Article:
Times are tough for mid-size sedans, as they used to be bread-and-butter vehicles for every mainstream manufacturer doing business in North America. With the current shift to SUVs, passenger cars are losing ground, and yet, they’ve never been so good.
A mid-size sedan offers space, comfort, refinement and fuel economy, but today’s consumers have grown to appreciate a higher driving position and the added feeling of safety provided by an all-wheel drivetrain. Not only must the 2018 Kia Optima battle segment stalwarts such as the Honda Accord, the Toyota Camry and the Hyundai Sonata, but it has to be alluring enough on the showroom floor to pull shoppers away from the Kia Sportage and Kia Sorento.
Not an easy task, that’s for sure, but the Optima’s design does help quite a bit. It’s modern, sleek and eye-catching, with a slight hint of the trendy sportback-style profile. The top-shelf SX and SXL trims also get some extra flair with 18-inch alloy wheels, red-painted brake callipers, a honeycomb grille and a subtle trunklid spoiler.
The interior design is elegant, with just the right amount of brightwork and good-quality materials. Our SXL Turbo tester also benefited from quilted leather upholstery, a flat-bottomed wheel, black headliner trim and some additional aluminum accenting. It looks good.
The 2018 Kia Optima is also loaded with features, at least in the upper trim levels. Heated front seats are standard across the board, while power adjustments for the driver and a heated wheel are included in all but the base LX grade. A panoramic power sunroof, a power front passenger seat, dual-zone climate control, wireless phone charging, adaptive cruise control, ventilated front seats and heated rear seats are all available, among other things. Nothing’s missing here compared to what’s offered in the Accord and Camry.
The Optima’s low roofline means front-seat occupants might have to set their seatback at more pronounced angle than they would in some other mid-size sedans, but otherwise, it’s easy to get comfortable here, even for long drives. The rear seat cushions are a little low, but headroom is among the best in its class, and there’s sufficient legroom for everyone. As is the case with pretty much every other sedan on the market, the bench seat is designed to better accommodate two posteriors instead of three. Trunk space is generous, unless we opt for the hybrid and plug-in hybrid versions of the Kia — their battery packs take up a fair amount of room, and in the PHEV, the rear seatbacks can’t be folded down.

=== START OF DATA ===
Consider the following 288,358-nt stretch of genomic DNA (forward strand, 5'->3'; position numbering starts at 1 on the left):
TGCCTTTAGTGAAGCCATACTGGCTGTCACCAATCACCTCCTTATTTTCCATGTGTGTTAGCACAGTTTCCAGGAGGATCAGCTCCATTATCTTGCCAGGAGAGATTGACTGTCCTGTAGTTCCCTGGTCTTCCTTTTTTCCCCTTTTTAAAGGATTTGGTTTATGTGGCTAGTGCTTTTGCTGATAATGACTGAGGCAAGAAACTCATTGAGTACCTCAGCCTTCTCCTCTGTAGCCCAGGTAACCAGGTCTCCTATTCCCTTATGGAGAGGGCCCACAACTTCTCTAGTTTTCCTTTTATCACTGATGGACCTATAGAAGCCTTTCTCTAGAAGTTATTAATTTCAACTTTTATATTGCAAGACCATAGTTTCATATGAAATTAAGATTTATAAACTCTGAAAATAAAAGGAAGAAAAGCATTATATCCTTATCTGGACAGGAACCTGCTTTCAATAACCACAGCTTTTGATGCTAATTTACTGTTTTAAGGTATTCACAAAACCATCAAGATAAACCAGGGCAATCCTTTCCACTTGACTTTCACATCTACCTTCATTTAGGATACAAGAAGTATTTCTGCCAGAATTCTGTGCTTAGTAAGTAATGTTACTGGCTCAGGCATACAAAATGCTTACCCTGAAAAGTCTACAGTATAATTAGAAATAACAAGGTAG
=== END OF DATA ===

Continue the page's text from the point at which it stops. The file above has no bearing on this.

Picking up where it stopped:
A basic infotainment system is found in the most-affordable versions of the Optima, but up-level trims get an eight-inch touchscreen as well as Apple CarPlay and Android Auto integration. It’s an easy-to-use setup with fairly big on-screen buttons, and there’s a row of physical buttons on the centre stack for quickly accessing the system’s main functions. The available Harman/Kardon stereo didn’t knock our socks off, but sounds pretty good nonetheless.
A 2.4-litre four-cylinder engine is standard in the 2018 Kia Optima, which delivers a sufficient 185 horsepower in addition to a combined city/highway fuel economy rating as low as 8.0 L/100 km. Not bad, but the recently redesigned Accord and its turbocharged 1.5-litre engine can do better at 7.2 L/100 km, and so can the also-new Camry and its 2.5-litre engine at 7.3 L/100 km.
The Optima SX Turbo and SXL Turbo editions boast a 2.0-litre engine that develops 245 horsepower and a very usable 260 pound-feet of torque that peaks from 1,350 to 4,000 rpm—where we need it most. Acceleration is strong, the six-speed automatic transmission is smooth, and quick downshifts are available when the drive mode system is set to Sport. The combined city/highway rating is pegged at 9.4 L/100 km, only a couple of tenths higher than the Accord with its turbo 2.0-litre four and the Camry with its 3.5-litre V6. Happily, the Optima’s turbo engine can run on regular fuel. We averaged 8.1 L/100 km during our test, which is pretty darn good.
It’s by no means a sport sedan — unlike the Kia Stinger — but the Optima SX Turbo and SXL Turbo trims get a sport-tuned suspension to enhance the car’s driving dynamics. On the other hand, the Kia is oriented more towards comfort with just a touch of sportiness, which is what the vast majority of mid-size-sedan buyers seem to be looking for. We just wish the cabin was better insulated against road and suspension noise, although it’s by no means a dealbreaker.
Base price is set at $23,995 before freight and delivery charges, while the loaded SXL Turbo costs $38,945 with a premium paint option. If we don’t need the more powerful engine, an Optima EX offers plenty of comfort and convenience items for well under $30K. The Optima Hybrid and its combined city/highway rating of 5.6 L/100 km, which starts at $29 995, is also interesting.
There’s a lot to like here. It may lack the Accord and Camry’s overall refinement and buttery smoothness, fuel economy trails a little behind, and its resale value isn’t as strong as those of its two main rivals. However, the 2018 Kia Optima isn’t far off the mark. It’s got both beauty and brains, which we think are essential for making a good first impression and allowing for a good long-term relationship.
— LC Media
Photos by Michel Deslauriers / LC Media